FRACKING AND PERMITTED DEVELOPMENT
On 17th May the government issued a Written Ministerial Statement, which proposes that exploratory drilling for shale gas should be considered permitted development, and therefore would not require fracking companies to go through the normal local planning system. The government has launched 2 public consultation on this propsal and fracking via NSIP (see below) during the summer.
Permitted development is part of the UK planning system which allows small, low-impact work to be carried out without having to apply to the council for planning permission. It is most widely known in relation to low-impact property improvements such as converting your loft into a bedroom, moving a door or window, putting up a fence adding a conservatory or building a garden shed.
Before companies can frack commercially, the usually need to drill an exploratory well so that they can take core samples of the rock, and then they often conduct a series of ‘mini-fracks’ to find out at which depth they would be able to produce commercial quantities of gas. This exploratory phase is currently subject to the planning system and companies have to make an application to the local council for permission to do this type of work. If the government’s proposals are adopted, it is likely that companies will not be required to make an application for planning permission.
This would mean that building a 1.5 hectare or greater size fracking well pad – which could result in noisy day-and-night drilling for up to eight months and require over sixty HGV movements every day – could be approved without local people being able to oppose it, as they can currently.
Campaign to Protect Rural England
Senior Infrastructure Campaigner, Daniel Carey-Dawes
“This announcement signals an outright assault on local communities’ ability to exercise their democratic rights in influencing fracking applications. It reads like a wish list from the fracking companies themselves. The government may want to provide ‘sweeteners’ for communities affected, but nothing will change the fact that this will be a bitter pill to swallow."
“Simplifying the shale gas application and exploration process will have disastrous effects for the health and tranquillity of our countryside, landscapes and environment. Our countryside is the breathing space for us all – it must not become an industrial testing ground for a fracking industry that has no environmental, economic or social licence.”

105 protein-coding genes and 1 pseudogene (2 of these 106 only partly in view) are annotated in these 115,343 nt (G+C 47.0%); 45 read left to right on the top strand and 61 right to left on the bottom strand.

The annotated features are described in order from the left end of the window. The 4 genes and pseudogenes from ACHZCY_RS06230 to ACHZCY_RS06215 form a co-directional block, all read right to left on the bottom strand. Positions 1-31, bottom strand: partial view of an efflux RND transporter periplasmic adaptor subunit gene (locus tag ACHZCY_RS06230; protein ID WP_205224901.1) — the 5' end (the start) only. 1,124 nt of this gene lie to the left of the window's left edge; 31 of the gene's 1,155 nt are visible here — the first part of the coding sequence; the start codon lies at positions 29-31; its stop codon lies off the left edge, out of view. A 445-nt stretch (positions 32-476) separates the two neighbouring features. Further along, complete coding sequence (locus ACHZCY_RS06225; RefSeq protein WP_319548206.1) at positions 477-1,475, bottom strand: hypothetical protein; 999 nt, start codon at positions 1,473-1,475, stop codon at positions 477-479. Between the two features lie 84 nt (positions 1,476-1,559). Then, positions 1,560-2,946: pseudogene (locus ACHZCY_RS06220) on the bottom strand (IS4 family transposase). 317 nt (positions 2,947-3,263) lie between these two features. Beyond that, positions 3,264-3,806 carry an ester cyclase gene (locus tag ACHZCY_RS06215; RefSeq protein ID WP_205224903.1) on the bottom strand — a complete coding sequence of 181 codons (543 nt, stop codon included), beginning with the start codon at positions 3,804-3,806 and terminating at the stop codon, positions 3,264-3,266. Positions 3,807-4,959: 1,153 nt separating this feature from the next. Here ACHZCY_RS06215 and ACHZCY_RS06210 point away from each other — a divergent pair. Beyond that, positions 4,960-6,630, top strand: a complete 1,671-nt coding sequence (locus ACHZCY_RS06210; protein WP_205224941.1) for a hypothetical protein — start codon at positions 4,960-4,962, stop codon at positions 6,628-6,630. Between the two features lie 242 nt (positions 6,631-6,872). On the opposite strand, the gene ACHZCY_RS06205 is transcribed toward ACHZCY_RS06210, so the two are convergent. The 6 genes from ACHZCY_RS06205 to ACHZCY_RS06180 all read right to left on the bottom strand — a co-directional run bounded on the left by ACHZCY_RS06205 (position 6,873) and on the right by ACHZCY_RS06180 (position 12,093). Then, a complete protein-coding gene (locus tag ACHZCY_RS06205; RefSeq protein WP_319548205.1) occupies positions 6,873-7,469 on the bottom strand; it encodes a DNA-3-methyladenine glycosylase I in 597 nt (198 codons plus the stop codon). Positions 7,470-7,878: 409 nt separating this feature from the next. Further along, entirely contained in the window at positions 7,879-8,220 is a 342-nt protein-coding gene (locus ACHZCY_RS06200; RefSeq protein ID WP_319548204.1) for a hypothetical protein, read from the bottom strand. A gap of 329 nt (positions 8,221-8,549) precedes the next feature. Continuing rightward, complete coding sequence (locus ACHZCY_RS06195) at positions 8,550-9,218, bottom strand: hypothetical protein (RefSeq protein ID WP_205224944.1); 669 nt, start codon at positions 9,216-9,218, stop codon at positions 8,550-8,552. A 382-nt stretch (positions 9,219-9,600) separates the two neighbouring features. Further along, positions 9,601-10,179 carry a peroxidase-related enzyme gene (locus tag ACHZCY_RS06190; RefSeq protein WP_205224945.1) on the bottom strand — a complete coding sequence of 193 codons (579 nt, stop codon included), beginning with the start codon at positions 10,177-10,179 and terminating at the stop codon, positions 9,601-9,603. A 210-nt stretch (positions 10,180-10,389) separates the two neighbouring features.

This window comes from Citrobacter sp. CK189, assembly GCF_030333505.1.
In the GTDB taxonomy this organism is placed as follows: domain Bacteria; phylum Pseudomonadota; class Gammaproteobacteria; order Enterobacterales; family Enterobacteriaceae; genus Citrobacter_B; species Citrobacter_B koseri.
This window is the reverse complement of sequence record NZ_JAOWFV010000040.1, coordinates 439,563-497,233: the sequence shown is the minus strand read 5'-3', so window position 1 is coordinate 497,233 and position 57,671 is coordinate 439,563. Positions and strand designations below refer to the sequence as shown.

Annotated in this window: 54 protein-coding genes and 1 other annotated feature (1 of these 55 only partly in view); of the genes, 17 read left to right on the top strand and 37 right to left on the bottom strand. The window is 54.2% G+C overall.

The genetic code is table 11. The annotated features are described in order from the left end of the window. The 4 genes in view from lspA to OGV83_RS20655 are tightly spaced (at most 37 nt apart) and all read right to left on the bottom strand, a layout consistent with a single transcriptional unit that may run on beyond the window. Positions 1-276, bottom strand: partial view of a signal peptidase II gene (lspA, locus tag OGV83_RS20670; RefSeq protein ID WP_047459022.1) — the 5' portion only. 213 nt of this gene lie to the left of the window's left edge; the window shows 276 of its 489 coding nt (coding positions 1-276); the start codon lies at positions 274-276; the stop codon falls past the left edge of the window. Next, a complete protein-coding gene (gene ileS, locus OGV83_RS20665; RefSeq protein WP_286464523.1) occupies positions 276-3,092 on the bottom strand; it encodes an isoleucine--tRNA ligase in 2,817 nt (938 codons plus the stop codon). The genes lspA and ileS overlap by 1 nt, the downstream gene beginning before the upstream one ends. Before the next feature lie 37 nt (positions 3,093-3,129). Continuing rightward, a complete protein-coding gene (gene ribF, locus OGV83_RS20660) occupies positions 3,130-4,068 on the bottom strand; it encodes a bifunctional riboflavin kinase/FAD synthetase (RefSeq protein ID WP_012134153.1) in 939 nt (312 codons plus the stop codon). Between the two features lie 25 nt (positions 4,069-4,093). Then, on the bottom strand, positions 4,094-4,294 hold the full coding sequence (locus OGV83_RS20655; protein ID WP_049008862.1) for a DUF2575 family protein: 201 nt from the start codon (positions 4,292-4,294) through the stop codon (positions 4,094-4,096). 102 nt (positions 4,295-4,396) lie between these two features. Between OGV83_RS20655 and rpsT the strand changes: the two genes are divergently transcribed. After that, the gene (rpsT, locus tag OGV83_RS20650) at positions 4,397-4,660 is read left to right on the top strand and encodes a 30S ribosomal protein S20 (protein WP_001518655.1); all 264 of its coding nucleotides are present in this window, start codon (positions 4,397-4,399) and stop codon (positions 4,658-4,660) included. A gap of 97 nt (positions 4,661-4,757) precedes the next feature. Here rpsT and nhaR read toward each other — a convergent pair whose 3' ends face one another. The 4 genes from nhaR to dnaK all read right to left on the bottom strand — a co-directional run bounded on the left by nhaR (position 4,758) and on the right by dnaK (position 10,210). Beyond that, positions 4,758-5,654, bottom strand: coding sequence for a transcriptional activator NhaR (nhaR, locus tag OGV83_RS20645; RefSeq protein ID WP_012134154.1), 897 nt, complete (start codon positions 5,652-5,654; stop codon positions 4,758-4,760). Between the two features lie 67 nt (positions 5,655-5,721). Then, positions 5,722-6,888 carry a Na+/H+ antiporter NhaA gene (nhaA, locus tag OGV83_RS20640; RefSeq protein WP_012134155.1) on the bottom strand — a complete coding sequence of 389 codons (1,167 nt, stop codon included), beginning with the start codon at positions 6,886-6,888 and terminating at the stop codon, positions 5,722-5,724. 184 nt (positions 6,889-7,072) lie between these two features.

“After seven years of fracking doing less than nothing to help our economy, the government’s still going all out for shale, and still trampling over democracy to prop up this collapsing industry. “Communities and their local councils across the UK have said no in every way they can, but the government have turned a deaf ear to everyone who doesn’t own fossil fuel company. “In their commitment to extract more gas than we can afford to burn, they are trying to remove planning control from everyone who understands their local area and make exploratory drilling as easy as building a garden wall or conservatory.”a
FRACKING AS A NATIONALLY SIGNIFICANT INFRASTRUCTURE PROJECT
The Written Ministerial Statement also proposed that fracking should become a Nationally Significant Infrastructure Project (or NSIP). This would mean planning applications for fracking schemes would be decided by a government-appointed planning inspector, not the local planning authority.
This would remove all control of fracking projects from local councils and communities, and may result in thousands of fracking wells being drilled across England and the permanent industrialisation of our countryside. (These proposals only apply to England as the rest of the UK currently has moratoria in place to prohibit the controversial practice).
The government will also be running a consultation on fracking and NSIP during the summer alongside the consultation on permitted development.
“Have serious concerns about potential new measures on shale gas, particularly permitted development and transfer to national planning system. Have spoken to ministers and will be submitting evidence to consultation and urge others to do same"
For more information on other fracking-related proposals in the Written Ministerial Statement, including setting up a ‘one-stop-shop’ shale gas environmental regulator and extra taxpayers’ money earmarked to facilitate fracking applications, please see this Drill or Drop article. There is also a Q&A on the Ministerial Statement on the Frack Free Ryedale website.
What you can do to help stop this attack on local democracy.
Email James Brokenshire, Secretary of State for Housing, Communities and Local Government, at firstname.lastname@example.org demanding that the government withdraws its plans to treat fracking as permitted development and a Nationally Significant Infrastructure Project (NSIP)
Email Claire Perry, Minister of State for Energy and Clean Growth, at email@example.com asking her to do the same.
Contact your MP and local councillors to voice your concerns about permitted development and NSIP, and ask them to contact James Brokenshire and Claire Perry on your behalf.
The Government is planning to run public consultations on their permitted development and NSIP proposals in the summer. guidelines to follow
Sign the Frack Free Declaration and call for a halt to all fracking related activities
Join your local anti-fracking community campaign group.
Do your own research. Google 'fracking problems' and 'fracking + Frock Free United health' to find out more.